Everyone knows the growing importance of mobile traffic in our domestic market and how Google has launched a number of updates aimed at improving the user experience for mobile users. However, have you considered the importance of mobile for your international audiences?
Internationally mobile browsing figures are increasing worldwide with penetration now over 50%.
Taking a look at your localised international websites there are a number of other mobile focused algorithms from the leading search engines that you need to consider.
Let’s start with familiar ground and recap the Google mobile algorithm. This was launched in a flurry of SEO news stories about Mobilegeddon in 2015. This algorithm is applied to the mobile results in Google and rewards sites by ranking them more positively if they are mobile friendly. Things to look out for with Google are:
• Slow loading pages
• Setting viewports
• Pages which are too small to be read on mobile devices
In 2016, Google also announced it was clamping down on websites which have full screen interstitial ads, as shown in the example Google published below.
Google is also pushing the use of pages coded using the new Accelerated Mobile Pages (AMP) coding, and activity promoting people in the results who use AMP to display pages quickly for mobile users.
Baidu, Yandex, Naver and Bing
What are the rules we need to comply with when looking at the ranking signals mobile has in each location?
Firstly, Baidu who were the first to the party. Baidu launched the Ice Bucket update at about the same time as Google’s Mobile update in 2014. Ice Bucket aims to make the web more mobile friendly similar to Google’s mobile algorithm, however, Baidu actively punishes websites which aren’t mobile friendly rather than just rewarding those which are.
Some of the rules for Baidu’s mobile algorithm are slightly different and some things to consider for your mobile website in China are:
• Pop Up Windows
• Content hidden behind a Login
• Forced app downloads instead of a mobile friendly website
• Number of ads on the page
Baidu has also recently announced it’s own version of the AMP coding platform. Mobile Instant Pages (MIP) which works in a very similar way to AMP but is focussed on users in China who can’t access Google. At the moment MIP is not affecting the search results in Baidu but we know this is on the cards.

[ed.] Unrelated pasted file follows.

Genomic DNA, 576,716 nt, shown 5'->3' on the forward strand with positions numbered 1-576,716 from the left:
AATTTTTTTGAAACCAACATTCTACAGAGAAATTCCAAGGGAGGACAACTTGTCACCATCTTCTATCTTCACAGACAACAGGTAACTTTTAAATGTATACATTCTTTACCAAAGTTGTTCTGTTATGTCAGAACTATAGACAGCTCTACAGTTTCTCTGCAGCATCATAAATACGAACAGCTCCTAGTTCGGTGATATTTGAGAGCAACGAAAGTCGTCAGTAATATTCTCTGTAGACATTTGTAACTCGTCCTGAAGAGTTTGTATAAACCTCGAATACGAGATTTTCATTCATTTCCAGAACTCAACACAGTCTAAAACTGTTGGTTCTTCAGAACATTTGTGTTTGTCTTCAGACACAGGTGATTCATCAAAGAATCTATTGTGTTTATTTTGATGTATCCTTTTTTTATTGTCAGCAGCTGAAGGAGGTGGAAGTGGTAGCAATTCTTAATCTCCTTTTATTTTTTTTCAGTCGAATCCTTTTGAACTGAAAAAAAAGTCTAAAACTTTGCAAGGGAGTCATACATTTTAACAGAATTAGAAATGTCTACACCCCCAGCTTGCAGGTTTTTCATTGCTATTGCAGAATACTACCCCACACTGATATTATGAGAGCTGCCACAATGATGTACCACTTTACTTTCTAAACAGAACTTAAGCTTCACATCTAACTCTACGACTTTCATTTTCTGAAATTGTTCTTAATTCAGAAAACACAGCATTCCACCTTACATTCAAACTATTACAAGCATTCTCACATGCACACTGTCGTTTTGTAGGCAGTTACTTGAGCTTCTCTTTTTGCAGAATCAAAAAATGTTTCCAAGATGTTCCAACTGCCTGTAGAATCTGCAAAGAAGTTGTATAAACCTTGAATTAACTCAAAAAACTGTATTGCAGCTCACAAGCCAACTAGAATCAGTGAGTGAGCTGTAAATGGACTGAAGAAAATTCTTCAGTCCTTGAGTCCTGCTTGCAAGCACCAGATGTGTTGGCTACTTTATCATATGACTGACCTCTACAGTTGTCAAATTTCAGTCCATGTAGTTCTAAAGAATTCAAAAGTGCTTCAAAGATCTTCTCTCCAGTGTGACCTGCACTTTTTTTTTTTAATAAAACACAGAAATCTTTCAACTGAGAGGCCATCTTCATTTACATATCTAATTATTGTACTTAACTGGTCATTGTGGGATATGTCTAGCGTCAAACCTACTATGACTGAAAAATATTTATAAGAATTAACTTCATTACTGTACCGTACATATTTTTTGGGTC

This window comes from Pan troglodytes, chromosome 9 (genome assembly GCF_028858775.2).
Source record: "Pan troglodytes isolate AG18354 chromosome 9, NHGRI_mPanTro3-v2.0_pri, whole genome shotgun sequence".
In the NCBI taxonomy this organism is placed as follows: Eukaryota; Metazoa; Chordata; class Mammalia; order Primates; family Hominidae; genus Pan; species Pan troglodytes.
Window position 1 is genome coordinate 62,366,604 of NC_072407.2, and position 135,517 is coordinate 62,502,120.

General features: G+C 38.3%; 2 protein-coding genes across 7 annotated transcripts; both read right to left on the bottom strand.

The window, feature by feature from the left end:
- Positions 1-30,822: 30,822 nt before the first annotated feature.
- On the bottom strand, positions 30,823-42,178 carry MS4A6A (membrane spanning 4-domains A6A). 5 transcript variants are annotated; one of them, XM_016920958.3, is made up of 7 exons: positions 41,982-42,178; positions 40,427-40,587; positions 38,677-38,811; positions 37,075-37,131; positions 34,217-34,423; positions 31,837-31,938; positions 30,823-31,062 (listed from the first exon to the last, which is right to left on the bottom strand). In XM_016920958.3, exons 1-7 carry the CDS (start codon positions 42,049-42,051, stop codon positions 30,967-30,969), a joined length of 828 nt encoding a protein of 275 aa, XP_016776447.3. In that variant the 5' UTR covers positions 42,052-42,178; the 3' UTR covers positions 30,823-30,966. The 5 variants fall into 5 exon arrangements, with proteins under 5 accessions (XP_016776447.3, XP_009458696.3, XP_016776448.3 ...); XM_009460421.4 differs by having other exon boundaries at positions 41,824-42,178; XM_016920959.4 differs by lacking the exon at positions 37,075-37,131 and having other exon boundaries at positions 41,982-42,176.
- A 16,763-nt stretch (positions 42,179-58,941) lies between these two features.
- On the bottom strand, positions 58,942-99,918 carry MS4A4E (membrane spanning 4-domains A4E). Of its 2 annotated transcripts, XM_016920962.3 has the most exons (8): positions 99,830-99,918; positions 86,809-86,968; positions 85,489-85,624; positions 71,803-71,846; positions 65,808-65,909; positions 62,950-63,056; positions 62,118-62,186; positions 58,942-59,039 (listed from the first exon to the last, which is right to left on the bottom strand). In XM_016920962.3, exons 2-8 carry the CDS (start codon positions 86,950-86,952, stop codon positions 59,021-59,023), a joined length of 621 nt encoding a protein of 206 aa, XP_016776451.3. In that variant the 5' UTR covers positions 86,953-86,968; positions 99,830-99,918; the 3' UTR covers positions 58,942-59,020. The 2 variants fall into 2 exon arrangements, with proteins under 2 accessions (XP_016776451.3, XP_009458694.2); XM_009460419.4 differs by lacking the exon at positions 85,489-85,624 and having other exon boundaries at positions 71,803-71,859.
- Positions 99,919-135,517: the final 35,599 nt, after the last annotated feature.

Yandex was the last to the party in terms of mobile friendly algorithms. Starting in late 2015, they began marking results in the SERPs as being mobile friendly and then in April 2016 they launched the Vladivostok mobile SEO update. Like Google, Yandex uses their mobile rules to reward mobile friendly sites. Items which Yandex watches for on websites include:
• Content which doesn’t fit a small screen
• Horizontal scrolling
• Java applets, flash video and Silverlight etc.
Lastly, let’s look at Naver in South Korea. Although, the Naver search engine works very differently from Google, with the search results looking and being influenced in very different ways; when it comes to mobile results, the Naver rules are very similar to Google’s. Things to consider include:
• Responsive designs work well
• As with all Naver website using Korean only
Finally, don’t forget to consider Bing from a mobile point of view, due to the growing number of users who use Cortana, which uses Bing to find answers. Bing has set out guidelines for websites wanting to rank well on its platform. For Bing you need to consider:
• How the menu works
• Font size and readability
• Horizontal crawling
• Mobile compatibility of items such as videos and other elements
Mobile is increasingly important and we only see this trend growing, so ensure that your website is mobile friendly and that when considering redesigns or migrations you work from a mobile first point of view.
If you need help working out how your mobile website is being seen in different markets and improving your mobile rankings, please contact us now.